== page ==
“Raven’s Home” star Raven-Symoné, “Reading Rainbow” host LeVar Burton and the creators of “Cobra Kai” were among a star-studded list of honorees at Variety’s first-ever Family Entertainment Awards, presented by Kidoodle.
Both Raven-Symoné and Burton received the storytelling visionary award for their respective long-time contributions to kids’ programming. Other honorees at the Dec. 8 ceremony included Pete Docter, chief creative officer at Pixar Animation, who received the leadership award from composer Michael Giacchino; Julian Shapiro-Barnum, creator of the web series “Recess Therapy,” who received the family entertainment safe streaming hero award from Kidoodle’s chief content officer Brenda Bisner; and the executive producers of “SpongeBob Squarepants” and SpongeBob voice actor Tom Kenny, who received the franchise award from Nickelodeon Animation president Ramsey Naito.
“Kids are the smartest people I know,” Raven-Symoné told audience members at The West Hollywood Edition. “The family space and the kids’ space is worthy of bold, thought-provoking content. They can handle it.”
Raven-Symoné stars in and executive produces “Raven’s Home,” a reboot of the 2003 family sitcom “That’s So Raven” that grapples with challenging topics like racial profiling and peer pressure in an age-inclusive format.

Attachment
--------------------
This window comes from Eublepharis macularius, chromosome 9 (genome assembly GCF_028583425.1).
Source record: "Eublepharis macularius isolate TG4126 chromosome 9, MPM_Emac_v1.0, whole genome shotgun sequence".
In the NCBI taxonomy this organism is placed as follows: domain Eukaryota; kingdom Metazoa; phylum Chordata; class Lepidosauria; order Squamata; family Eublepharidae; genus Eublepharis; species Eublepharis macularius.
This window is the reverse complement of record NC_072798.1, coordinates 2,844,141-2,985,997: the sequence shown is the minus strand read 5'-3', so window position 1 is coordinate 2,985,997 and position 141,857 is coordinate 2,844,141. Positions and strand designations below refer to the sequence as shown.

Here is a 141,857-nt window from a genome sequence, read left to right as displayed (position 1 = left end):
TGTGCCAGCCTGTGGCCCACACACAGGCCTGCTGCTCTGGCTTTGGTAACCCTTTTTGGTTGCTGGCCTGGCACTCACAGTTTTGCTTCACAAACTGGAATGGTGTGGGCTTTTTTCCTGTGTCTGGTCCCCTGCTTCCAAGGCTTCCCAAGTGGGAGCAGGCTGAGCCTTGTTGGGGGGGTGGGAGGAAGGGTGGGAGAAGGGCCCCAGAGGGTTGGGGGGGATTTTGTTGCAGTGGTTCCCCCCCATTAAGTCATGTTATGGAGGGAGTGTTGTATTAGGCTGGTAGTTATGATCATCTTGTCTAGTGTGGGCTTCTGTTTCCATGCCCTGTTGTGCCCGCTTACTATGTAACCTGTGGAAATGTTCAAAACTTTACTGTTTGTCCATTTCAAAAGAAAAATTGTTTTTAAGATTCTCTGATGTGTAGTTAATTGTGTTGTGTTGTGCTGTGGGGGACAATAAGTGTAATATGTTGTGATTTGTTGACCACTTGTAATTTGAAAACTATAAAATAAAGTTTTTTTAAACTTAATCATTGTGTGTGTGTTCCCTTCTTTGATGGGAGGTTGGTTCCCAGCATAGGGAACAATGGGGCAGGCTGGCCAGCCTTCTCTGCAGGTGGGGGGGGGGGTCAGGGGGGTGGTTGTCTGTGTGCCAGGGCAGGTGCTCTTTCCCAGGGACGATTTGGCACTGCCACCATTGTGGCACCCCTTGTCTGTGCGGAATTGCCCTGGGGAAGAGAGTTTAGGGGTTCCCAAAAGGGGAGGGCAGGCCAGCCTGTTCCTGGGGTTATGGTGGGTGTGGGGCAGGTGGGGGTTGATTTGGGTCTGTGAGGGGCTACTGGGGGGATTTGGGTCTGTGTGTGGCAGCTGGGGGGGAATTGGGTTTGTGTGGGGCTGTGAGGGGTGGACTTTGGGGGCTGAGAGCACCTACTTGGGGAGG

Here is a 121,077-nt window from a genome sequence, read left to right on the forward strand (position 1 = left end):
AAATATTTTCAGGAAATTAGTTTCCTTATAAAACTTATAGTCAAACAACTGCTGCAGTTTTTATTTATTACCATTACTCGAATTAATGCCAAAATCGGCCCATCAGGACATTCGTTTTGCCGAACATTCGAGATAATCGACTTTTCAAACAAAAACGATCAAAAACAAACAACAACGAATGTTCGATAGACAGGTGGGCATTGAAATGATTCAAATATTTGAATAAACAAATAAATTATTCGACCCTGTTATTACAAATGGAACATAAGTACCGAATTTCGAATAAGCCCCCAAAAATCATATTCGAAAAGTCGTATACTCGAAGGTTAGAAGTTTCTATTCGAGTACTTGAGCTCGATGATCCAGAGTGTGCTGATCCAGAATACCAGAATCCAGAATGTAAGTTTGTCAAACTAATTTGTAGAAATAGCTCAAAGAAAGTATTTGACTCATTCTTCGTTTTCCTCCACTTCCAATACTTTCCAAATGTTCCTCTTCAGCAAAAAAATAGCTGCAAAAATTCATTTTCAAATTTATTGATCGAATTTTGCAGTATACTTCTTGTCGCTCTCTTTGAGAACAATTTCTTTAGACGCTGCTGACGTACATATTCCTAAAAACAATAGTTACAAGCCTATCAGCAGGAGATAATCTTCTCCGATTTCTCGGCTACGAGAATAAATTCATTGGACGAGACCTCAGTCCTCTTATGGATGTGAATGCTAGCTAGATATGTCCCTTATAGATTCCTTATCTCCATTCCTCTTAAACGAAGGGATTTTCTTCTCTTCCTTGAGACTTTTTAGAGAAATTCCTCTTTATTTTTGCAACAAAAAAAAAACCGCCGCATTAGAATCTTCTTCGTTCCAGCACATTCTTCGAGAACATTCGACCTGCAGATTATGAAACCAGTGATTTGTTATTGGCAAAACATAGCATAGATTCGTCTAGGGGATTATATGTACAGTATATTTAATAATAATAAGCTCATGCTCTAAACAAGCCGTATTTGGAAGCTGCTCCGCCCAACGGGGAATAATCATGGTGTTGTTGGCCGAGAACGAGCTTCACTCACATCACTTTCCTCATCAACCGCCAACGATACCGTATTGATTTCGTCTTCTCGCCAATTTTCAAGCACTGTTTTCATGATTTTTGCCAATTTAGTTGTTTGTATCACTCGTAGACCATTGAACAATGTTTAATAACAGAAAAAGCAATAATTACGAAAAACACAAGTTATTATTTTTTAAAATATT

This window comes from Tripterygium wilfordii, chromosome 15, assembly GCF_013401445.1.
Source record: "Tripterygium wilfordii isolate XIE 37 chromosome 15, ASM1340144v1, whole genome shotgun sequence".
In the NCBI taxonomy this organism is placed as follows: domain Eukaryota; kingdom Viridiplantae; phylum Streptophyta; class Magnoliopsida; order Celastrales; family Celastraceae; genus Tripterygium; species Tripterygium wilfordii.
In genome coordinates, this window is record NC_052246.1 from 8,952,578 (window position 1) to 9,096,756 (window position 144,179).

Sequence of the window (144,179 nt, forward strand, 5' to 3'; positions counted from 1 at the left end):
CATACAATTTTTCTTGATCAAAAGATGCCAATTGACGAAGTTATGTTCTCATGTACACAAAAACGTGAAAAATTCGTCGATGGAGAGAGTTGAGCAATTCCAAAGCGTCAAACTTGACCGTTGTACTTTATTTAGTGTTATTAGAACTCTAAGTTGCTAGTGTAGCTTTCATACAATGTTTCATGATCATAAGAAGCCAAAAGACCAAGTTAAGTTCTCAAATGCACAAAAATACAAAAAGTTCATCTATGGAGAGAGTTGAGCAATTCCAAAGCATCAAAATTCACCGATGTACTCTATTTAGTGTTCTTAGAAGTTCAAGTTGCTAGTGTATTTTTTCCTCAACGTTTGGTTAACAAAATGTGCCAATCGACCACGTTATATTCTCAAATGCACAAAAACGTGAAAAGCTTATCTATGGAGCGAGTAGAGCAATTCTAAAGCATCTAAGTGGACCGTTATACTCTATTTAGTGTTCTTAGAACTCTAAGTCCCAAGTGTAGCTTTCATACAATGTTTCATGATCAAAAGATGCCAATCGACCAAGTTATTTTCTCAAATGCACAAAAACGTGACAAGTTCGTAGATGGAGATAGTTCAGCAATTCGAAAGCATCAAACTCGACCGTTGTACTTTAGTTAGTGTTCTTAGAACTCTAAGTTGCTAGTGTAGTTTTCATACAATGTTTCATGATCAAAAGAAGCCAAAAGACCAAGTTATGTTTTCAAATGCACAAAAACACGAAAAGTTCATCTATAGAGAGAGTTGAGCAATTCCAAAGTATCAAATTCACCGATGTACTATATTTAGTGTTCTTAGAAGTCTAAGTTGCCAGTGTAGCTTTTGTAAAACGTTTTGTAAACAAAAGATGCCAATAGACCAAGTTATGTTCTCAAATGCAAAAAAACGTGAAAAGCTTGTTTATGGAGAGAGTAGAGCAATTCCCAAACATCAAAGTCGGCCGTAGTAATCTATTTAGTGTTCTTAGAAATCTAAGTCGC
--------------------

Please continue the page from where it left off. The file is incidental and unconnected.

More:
“I do believe, like Raven, that [children] deserve the best of what we have to offer,” Burton echoed during his acceptance speech. “I’ve never been ashamed, I’ve never backed into that which I do in this space, because our kids deserve it.”
Like Raven-Symoné, Burton has also continued to work in the family entertainment space as the founder of LeVar Burton Entertainment and recently signed on to executive produce a documentary called “The Right to Read.” Following a storied, 23-year career working on the PBS Kids show where he made his name, Burton is seeing the fruits of his labor: in the course of this year alone, Burton was announced as an inaugural awardee at the Children’s & Family Emmy Awards, hosted the non-televised portion of the Grammys, led the Rose Parade as grand marshal and even released a master class.
“Sometimes I don’t ask for permission; I just do whatever it is that I feel like I need to do, and that generally works out alright,” Burton told Variety on the carpet, when asked the secret behind the longevity of his extensive career molding the minds of young children. “But more than anything else, I’ve just been dedicated to this for most of my life.”
Josh Heald, Jon Hurwitz and Hayden Schlossberg — all of whom are credited as creators, writers, executive producers and directors on Netflix’s “Cobra Kai” — received the final honor of the evening, presented by series regular Xolo Maridueña. Recognized for their breakout storytelling, the trio revealed during their acceptance speech how they took inspiration from 1984’s “The Karate Kid” in the making of “Cobra Kai,” adding life lessons throughout the spinoff in order to make the show accessible to younger generations.
“With the umbrella of martial arts to tie these [characters’] journeys together, we’re able to deliver mature themes not usually explored in younger programming, all while keeping everything rooted in a popcorn-infused, crowd-pleasing karate war,” Hurwitz said. “It’s a delicate balance, and one we take great pride in measuring from episode to episode.”